Flamingo Everglades Kayak Fishing Report

Flamingo Everglades Kayak Fishing Report

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Kumiski is having a two-yard sale on December 13. See the partial list of items here…

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Mike Conneen started the entire affair with an email. It had been way too long since I had participated in a real adventure.

This is where the adventure started.

This is where the adventure started.

Monday morning found us launching kayaks at Coot Bay Pond. Our destination was Cape Sable. Our goals were similar but different. Mike wanted a 30 inch snook, and to catch a fish with a fly rod (something he had never done). I wanted a seatrout, a redfish, a snook, a tarpon, and a crevalle jack, all on fly.

Mike carried two spinning rods and one fly rod. I had a six-weight only.

Flamingo Everglades Kayak Fishing Report

I brought some luck, too!

We’d been out maybe an hour when I spotted a snook layed up in ten inches of water. The gurgler landed about a foot in front of it. I popped it once and the fish was on! Releasing that fish was very satisfying, and an auspicious beginning to our trip.

Flamingo Everglades Kayak Fishing Report

This snook really took the gurgler.

I blew out every other fish I saw in that bay.

In the meantime Mike had jumped three baby tarpon, using a DOA Tiny TerrorEyz.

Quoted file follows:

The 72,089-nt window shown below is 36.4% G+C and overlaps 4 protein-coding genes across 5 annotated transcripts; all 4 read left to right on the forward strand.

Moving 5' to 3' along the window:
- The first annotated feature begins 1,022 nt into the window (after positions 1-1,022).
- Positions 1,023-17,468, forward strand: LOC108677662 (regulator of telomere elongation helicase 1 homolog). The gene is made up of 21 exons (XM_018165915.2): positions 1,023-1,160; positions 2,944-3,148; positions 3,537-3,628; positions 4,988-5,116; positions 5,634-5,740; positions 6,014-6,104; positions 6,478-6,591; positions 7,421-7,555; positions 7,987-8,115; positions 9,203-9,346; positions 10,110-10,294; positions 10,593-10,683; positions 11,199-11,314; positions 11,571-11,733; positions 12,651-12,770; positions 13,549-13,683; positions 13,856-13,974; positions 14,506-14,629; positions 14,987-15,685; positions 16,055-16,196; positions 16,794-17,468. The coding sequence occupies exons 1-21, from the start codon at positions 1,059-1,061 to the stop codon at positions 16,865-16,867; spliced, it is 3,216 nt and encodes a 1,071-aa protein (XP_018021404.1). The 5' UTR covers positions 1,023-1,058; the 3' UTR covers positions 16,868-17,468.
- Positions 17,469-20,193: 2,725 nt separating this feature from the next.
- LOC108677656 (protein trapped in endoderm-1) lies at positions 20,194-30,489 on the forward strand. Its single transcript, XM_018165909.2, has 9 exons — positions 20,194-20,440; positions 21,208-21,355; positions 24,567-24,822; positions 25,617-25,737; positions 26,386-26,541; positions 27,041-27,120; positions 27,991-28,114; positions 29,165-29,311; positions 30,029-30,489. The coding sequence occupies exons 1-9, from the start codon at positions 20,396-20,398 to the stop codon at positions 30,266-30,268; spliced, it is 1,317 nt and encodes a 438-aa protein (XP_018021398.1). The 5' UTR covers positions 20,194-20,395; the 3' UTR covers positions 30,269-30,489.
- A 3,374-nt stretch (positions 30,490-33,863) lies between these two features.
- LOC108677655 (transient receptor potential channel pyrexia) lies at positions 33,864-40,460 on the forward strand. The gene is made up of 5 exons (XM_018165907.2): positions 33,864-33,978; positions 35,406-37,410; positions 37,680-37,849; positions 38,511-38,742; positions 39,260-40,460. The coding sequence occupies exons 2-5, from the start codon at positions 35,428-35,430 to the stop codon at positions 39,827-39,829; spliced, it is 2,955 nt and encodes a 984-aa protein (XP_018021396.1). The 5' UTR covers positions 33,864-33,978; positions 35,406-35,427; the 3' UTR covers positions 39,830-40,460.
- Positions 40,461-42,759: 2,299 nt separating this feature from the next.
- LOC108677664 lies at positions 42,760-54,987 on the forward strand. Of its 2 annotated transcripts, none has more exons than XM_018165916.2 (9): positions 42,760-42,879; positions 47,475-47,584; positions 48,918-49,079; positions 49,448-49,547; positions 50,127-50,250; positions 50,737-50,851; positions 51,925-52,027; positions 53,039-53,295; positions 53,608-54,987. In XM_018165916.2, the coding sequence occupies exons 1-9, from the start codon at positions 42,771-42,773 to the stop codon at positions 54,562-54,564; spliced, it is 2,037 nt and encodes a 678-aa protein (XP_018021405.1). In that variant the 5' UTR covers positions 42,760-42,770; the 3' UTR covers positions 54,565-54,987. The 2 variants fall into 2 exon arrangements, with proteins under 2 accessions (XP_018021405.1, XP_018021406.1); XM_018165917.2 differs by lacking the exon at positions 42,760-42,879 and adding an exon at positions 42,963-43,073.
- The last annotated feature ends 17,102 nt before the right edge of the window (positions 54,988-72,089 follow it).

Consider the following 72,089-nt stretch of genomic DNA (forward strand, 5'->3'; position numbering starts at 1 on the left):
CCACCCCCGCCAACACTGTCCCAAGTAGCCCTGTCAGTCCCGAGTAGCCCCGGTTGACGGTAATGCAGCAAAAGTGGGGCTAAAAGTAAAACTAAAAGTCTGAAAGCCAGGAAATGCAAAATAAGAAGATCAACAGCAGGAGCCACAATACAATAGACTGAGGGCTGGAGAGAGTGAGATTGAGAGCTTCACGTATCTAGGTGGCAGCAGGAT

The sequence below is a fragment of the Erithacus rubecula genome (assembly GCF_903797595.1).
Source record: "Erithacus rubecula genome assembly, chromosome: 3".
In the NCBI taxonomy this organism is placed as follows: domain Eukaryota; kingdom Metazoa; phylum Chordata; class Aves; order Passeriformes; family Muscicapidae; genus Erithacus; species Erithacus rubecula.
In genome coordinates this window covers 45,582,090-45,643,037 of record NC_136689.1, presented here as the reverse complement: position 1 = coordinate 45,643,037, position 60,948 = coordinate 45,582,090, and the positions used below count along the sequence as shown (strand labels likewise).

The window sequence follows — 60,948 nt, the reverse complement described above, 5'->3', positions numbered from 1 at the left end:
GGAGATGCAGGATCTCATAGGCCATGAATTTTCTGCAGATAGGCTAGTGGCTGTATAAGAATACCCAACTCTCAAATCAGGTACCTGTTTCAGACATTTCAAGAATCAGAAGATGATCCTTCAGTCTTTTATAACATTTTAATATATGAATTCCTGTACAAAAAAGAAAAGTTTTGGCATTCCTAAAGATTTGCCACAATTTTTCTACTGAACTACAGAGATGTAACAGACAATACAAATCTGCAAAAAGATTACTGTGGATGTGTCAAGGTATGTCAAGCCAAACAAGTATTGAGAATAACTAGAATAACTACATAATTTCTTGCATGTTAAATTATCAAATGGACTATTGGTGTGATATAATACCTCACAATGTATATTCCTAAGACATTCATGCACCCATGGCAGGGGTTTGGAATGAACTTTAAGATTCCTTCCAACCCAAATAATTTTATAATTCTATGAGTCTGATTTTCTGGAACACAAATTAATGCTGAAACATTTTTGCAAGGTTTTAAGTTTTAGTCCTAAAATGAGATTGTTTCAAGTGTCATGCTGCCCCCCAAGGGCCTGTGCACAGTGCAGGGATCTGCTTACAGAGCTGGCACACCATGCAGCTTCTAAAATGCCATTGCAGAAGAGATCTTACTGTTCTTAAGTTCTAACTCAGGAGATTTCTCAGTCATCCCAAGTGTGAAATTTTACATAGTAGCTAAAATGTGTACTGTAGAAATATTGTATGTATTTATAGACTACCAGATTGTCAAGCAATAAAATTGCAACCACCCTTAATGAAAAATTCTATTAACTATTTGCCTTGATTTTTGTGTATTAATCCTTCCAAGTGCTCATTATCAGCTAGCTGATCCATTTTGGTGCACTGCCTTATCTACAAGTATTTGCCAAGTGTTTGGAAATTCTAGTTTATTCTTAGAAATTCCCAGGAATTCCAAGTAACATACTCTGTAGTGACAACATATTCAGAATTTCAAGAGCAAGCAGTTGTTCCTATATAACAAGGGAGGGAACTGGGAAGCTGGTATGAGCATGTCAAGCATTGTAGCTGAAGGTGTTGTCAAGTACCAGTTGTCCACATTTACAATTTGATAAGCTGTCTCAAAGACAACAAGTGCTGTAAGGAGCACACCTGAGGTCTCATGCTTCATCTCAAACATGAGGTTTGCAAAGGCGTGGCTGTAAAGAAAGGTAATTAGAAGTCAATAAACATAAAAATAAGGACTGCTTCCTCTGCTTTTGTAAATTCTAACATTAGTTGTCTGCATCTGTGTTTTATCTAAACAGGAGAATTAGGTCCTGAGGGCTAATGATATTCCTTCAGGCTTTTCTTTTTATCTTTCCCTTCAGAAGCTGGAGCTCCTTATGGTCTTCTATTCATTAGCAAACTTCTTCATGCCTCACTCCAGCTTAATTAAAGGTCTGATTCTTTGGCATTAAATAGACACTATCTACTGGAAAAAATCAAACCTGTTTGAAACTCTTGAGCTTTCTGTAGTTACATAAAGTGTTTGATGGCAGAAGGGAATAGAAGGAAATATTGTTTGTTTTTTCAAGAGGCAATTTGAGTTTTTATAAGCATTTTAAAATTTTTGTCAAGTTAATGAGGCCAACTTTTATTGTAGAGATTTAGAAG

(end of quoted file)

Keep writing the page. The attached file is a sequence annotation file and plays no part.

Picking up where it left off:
The bay ended and we paddled through an overgrown tidal creek into another bay. A hard wind was blowing from the east. Fortunately we were heading west. The wind and waves precluded any fishing here, though.

We passed through another creek into a small pond. The water was murky and I blew up every fish I saw. I couldn’t see them until I was on top of them. Mike cast blindly, without success.

Mike hit a snoozing crocodile with his kayak. Ten feet of panicked reptile threw water and mud in every direction. Was that mud on the seat of Mike’s pants?

Soon enough we were more concerned with navigation than fishing. The sun was low in the sky and we did not want to spend the night in the kayaks. With the help of his telephone Mike found us a small patch of dry land just as dark was settling in. My dinner was a granola bar and an orange.

In the morning a five foot shark found my kayak to be an object of his curiosity. At least I could see him coming.